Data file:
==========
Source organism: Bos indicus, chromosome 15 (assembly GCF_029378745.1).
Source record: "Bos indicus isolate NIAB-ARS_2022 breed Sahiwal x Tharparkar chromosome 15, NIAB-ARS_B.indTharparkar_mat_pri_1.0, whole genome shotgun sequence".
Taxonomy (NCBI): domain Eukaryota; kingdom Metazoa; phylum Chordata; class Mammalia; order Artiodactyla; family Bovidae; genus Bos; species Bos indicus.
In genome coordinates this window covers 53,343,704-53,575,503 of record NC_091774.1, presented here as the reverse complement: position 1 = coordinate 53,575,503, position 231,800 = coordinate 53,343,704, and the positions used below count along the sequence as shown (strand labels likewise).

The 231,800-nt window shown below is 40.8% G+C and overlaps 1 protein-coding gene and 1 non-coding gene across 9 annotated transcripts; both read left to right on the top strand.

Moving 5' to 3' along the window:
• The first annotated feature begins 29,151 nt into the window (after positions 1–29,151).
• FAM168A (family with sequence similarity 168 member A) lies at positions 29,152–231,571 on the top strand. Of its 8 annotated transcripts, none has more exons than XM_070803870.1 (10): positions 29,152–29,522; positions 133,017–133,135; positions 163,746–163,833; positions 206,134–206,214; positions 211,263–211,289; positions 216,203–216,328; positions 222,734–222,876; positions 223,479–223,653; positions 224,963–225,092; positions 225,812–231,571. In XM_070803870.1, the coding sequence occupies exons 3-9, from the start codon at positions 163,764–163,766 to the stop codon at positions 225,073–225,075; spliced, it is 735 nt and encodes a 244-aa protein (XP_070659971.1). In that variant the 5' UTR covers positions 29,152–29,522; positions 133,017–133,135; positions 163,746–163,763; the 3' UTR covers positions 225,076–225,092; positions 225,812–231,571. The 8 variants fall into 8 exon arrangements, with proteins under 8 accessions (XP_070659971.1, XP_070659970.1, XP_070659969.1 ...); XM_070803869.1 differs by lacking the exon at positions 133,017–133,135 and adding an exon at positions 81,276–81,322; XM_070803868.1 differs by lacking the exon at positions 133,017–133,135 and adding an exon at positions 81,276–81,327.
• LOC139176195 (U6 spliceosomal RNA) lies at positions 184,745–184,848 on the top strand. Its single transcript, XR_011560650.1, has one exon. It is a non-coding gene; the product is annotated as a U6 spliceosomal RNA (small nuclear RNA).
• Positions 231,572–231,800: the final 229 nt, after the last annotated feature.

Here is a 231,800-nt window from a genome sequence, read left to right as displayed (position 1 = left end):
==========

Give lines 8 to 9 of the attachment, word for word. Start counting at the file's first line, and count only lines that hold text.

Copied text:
• FAM168A (family with sequence similarity 168 member A) lies at positions 29,152–231,571 on the top strand. Of its 8 annotated transcripts, none has more exons than XM_070803870.1 (10): positions 29,152–29,522; positions 133,017–133,135; positions 163,746–163,833; positions 206,134–206,214; positions 211,263–211,289; positions 216,203–216,328; positions 222,734–222,876; positions 223,479–223,653; positions 224,963–225,092; positions 225,812–231,571. In XM_070803870.1, the coding sequence occupies exons 3-9, from the start codon at positions 163,764–163,766 to the stop codon at positions 225,073–225,075; spliced, it is 735 nt and encodes a 244-aa protein (XP_070659971.1). In that variant the 5' UTR covers positions 29,152–29,522; positions 133,017–133,135; positions 163,746–163,763; the 3' UTR covers positions 225,076–225,092; positions 225,812–231,571. The 8 variants fall into 8 exon arrangements, with proteins under 8 accessions (XP_070659971.1, XP_070659970.1, XP_070659969.1 ...); XM_070803869.1 differs by lacking the exon at positions 133,017–133,135 and adding an exon at positions 81,276–81,322; XM_070803868.1 differs by lacking the exon at positions 133,017–133,135 and adding an exon at positions 81,276–81,327.
• LOC139176195 (U6 spliceosomal RNA) lies at positions 184,745–184,848 on the top strand. Its single transcript, XR_011560650.1, has one exon. It is a non-coding gene; the product is annotated as a U6 spliceosomal RNA (small nuclear RNA).